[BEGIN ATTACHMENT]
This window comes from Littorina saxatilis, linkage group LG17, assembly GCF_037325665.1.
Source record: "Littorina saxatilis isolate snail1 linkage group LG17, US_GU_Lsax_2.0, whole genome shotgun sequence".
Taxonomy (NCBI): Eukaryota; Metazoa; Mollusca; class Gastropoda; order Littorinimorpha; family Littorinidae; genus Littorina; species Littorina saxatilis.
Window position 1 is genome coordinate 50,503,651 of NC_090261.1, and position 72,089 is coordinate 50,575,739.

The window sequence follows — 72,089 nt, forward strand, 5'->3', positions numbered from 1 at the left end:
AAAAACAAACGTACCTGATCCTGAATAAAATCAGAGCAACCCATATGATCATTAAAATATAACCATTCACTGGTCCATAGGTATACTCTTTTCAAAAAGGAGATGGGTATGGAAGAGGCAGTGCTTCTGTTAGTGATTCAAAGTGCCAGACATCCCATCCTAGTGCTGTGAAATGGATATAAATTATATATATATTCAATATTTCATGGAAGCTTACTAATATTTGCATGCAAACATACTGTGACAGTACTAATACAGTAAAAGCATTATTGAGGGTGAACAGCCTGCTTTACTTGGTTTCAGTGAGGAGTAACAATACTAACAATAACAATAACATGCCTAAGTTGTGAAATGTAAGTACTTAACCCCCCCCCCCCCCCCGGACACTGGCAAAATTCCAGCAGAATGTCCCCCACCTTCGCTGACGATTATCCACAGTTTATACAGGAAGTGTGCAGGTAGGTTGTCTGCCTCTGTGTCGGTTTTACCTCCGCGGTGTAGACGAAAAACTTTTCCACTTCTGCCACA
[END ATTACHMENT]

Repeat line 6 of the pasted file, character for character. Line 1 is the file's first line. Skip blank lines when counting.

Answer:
AAAAACAAACGTACCTGATCCTGAATAAAATCAGAGCAACCCATATGATCATTAAAATATAACCATTCACTGGTCCATAGGTATACTCTTTTCAAAAAGGAGATGGGTATGGAAGAGGCAGTGCTTCTGTTAGTGATTCAAAGTGCCAGACATCCCATCCTAGTGCTGTGAAATGGATATAAATTATATATATATTCAATATTTCATGGAAGCTTACTAATATTTGCATGCAAACATACTGTGACAGTACTAATACAGTAAAAGCATTATTGAGGGTGAACAGCCTGCTTTACTTGGTTTCAGTGAGGAGTAACAATACTAACAATAACAATAACATGCCTAAGTTGTGAAATGTAAGTACTTAACCCCCCCCCCCCCCCCGGACACTGGCAAAATTCCAGCAGAATGTCCCCCACCTTCGCTGACGATTATCCACAGTTTATACAGGAAGTGTGCAGGTAGGTTGTCTGCCTCTGTGTCGGTTTTACCTCCGCGGTGTAGACGAAAAACTTTTCCACTTCTGCCACA